Is the Uk Prime Minister Now Effectively a President? Essay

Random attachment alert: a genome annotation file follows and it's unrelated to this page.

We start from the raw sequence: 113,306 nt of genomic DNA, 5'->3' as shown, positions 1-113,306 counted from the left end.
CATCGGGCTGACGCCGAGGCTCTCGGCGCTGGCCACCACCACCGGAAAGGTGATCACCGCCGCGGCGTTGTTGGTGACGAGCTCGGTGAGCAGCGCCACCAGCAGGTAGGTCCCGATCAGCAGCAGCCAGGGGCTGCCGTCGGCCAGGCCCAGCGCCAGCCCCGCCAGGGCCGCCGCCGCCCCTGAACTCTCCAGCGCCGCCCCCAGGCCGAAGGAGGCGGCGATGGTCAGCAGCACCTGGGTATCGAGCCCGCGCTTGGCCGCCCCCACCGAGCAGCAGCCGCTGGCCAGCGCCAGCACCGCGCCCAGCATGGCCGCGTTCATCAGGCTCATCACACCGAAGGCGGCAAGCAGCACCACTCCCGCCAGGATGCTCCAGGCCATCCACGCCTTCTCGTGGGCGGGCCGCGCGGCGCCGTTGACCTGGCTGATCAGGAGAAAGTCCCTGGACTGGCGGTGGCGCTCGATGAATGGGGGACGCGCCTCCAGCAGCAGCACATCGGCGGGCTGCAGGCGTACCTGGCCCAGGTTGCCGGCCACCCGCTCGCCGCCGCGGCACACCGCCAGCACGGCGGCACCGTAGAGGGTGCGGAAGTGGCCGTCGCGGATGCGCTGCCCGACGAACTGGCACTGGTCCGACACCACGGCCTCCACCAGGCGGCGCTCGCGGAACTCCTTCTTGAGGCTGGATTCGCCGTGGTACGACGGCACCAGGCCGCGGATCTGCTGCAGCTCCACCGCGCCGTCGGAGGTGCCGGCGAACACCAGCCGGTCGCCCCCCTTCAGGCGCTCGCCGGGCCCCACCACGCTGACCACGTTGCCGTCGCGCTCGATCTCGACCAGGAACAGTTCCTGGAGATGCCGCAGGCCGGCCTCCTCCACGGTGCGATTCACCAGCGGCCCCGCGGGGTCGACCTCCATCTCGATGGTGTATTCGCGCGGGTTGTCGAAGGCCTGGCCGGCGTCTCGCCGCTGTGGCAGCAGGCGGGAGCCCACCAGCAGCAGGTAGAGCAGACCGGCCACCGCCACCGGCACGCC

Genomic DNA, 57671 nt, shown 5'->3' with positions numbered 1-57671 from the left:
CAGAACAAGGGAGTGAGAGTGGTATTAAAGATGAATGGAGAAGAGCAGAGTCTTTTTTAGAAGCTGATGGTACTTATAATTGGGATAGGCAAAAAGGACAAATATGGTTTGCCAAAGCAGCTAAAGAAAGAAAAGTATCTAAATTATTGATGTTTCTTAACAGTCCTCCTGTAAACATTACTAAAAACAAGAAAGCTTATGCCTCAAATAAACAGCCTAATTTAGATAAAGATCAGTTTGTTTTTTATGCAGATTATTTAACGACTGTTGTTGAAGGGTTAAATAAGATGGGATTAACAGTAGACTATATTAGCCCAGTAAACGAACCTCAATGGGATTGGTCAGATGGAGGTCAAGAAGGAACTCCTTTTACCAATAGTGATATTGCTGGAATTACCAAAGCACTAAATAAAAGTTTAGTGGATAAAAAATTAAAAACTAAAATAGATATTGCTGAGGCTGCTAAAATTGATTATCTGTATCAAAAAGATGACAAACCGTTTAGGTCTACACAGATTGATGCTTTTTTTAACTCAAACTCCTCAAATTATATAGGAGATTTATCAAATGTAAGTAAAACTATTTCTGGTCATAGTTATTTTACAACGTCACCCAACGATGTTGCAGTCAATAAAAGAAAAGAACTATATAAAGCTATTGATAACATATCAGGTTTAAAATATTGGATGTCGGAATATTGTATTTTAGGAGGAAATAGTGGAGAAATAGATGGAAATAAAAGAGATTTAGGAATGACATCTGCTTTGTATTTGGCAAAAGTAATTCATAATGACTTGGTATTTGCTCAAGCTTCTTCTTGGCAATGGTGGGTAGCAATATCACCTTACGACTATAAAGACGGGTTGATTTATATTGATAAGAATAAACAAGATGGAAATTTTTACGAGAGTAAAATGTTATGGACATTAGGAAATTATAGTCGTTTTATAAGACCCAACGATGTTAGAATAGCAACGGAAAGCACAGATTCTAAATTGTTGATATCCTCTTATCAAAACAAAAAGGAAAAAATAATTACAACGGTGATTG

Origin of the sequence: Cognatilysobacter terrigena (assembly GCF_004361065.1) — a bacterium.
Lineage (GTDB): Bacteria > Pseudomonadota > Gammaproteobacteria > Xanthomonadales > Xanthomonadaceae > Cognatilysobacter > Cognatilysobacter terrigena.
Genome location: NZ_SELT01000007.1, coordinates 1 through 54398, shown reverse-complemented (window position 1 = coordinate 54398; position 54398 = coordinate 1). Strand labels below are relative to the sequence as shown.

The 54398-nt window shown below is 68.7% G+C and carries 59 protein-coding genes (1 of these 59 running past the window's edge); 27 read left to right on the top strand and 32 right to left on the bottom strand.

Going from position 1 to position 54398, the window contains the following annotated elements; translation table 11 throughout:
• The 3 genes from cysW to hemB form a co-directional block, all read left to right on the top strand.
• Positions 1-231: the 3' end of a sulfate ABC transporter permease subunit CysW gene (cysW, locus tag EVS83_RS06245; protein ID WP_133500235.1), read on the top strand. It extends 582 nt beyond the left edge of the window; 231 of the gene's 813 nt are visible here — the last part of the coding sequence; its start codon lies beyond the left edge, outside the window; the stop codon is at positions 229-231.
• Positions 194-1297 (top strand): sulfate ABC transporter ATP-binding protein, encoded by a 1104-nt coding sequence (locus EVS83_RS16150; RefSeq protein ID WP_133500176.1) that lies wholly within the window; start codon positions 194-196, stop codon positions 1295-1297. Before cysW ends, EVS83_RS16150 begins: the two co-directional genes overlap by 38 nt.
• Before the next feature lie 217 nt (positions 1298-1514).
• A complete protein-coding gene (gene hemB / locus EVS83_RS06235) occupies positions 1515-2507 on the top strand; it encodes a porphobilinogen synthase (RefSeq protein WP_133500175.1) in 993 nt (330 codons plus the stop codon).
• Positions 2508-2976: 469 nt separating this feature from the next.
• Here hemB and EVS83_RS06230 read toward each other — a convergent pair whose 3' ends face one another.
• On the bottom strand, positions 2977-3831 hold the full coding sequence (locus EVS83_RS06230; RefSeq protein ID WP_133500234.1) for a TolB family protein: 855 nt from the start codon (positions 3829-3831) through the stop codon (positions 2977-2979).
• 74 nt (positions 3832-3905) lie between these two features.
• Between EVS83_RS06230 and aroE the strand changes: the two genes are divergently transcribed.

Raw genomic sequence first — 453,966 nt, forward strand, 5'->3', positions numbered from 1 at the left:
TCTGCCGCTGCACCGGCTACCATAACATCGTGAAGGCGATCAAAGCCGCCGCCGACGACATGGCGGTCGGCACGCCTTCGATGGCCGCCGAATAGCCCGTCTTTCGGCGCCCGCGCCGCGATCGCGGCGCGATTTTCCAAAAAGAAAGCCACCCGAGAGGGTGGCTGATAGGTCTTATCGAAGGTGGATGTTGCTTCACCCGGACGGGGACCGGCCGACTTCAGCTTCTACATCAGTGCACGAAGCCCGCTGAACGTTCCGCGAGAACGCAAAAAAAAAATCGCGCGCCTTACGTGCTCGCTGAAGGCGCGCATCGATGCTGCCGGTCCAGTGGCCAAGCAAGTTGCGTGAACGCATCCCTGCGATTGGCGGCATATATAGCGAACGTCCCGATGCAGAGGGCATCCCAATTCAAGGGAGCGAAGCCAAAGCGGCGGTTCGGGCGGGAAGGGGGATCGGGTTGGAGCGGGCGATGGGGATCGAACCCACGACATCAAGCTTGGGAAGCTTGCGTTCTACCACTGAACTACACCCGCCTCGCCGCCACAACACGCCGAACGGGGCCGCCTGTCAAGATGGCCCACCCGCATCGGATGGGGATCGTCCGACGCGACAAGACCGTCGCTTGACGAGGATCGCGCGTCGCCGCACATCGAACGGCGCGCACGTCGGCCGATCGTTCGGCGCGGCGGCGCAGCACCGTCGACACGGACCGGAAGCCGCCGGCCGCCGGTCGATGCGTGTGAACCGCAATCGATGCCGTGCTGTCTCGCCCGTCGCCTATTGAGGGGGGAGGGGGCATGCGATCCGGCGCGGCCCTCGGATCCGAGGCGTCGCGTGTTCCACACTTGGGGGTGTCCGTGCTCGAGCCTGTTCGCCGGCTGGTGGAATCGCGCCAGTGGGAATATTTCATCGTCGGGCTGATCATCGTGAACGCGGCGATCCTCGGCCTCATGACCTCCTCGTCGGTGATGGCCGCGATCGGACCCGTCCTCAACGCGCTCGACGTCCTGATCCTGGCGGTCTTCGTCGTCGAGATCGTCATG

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A presidential system is a system of government where the executive branch is led by a person who serves as both head of state and head of government. That person is usually elected and titled "president", but can also be an unelected monarch. In contrast to parliamentary government, a president normally has a separate source of authority from that of the legislature. This means the executive (president) is accountable to the people directly, not the legislature. Both Margaret Thatcher (1979-1990) and Tony Blair (1997-2007) have been described by some commentators as Prime Ministers who, whilst in office, had presidential-like characteristics. Thatcher was described as presidential because she was known to dominate cabinet discussions and was an example of spatial leadership. Tony Blair was known to avoid making discussion in cabinets, in order to avoid confrontation and instead discuss policy with a handful of close colleagues; this is known as ‘sofa politics’, which was similar to Harold Wilson’s ‘kitchen cabinet’. The UK Prime Minister is now effectively a President as the cabinet and key government departments have seen their role taken over by the prime minister and a small group of Downing Street officials and advisers. Thus the machinery of the central government has become increasingly similar to that of the White House machinery. Sir Christopher Meyer, the former British Ambassador in Washington DC, has claimed that Jack Straw and the Foreign Office were sidelined as most communication was directly between Downing Street and the Washington embassy. However, whether or not the Prime Minister has a Presidential style leadership depends highly on his (or her) majority within Parliament. Margaret Thatcher enjoyed huge majorities of over 100 following the 1983 and 1987 elections, and because of this she was able to enjoy huge amounts of power in
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